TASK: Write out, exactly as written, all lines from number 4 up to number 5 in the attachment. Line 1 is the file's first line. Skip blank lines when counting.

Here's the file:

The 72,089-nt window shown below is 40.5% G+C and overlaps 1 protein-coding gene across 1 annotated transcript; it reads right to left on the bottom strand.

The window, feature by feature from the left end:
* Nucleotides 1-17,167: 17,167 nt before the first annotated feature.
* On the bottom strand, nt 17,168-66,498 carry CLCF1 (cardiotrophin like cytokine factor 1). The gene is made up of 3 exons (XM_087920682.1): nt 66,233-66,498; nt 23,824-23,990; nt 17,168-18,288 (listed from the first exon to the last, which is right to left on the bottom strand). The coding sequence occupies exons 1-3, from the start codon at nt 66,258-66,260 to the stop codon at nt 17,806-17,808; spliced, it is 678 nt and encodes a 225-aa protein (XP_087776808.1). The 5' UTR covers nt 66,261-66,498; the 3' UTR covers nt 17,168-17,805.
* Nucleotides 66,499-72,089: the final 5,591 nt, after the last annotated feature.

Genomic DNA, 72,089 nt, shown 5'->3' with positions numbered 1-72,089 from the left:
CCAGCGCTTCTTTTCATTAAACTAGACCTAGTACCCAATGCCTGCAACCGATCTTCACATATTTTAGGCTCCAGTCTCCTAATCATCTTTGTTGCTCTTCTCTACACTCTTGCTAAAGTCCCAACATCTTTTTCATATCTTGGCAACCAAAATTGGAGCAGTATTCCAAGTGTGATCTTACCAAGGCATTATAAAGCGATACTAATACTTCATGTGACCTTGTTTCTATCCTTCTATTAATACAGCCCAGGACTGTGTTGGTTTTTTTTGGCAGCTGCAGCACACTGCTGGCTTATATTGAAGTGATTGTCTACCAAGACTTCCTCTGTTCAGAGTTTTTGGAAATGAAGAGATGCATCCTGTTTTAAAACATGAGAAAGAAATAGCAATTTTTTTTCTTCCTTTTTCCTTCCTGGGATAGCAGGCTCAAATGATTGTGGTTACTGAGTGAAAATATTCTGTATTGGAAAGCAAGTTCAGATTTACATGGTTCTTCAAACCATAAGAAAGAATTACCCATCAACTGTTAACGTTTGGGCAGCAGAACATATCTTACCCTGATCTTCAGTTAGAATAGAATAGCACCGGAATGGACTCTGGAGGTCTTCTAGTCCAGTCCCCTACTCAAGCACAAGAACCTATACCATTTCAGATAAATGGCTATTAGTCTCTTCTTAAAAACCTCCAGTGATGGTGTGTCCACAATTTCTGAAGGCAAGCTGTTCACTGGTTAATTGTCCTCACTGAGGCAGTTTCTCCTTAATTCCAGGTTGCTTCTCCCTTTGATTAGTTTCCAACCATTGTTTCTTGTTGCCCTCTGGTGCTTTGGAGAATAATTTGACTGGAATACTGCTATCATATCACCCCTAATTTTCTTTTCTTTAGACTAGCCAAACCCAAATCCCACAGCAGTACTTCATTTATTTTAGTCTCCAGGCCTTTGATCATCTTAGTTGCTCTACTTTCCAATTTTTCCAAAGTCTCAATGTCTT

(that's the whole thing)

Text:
* On the bottom strand, nt 17,168-66,498 carry CLCF1 (cardiotrophin like cytokine factor 1). The gene is made up of 3 exons (XM_087920682.1): nt 66,233-66,498; nt 23,824-23,990; nt 17,168-18,288 (listed from the first exon to the last, which is right to left on the bottom strand). The coding sequence occupies exons 1-3, from the start codon at nt 66,258-66,260 to the stop codon at nt 17,806-17,808; spliced, it is 678 nt and encodes a 225-aa protein (XP_087776808.1). The 5' UTR covers nt 66,261-66,498; the 3' UTR covers nt 17,168-17,805.
* Nucleotides 66,499-72,089: the final 5,591 nt, after the last annotated feature.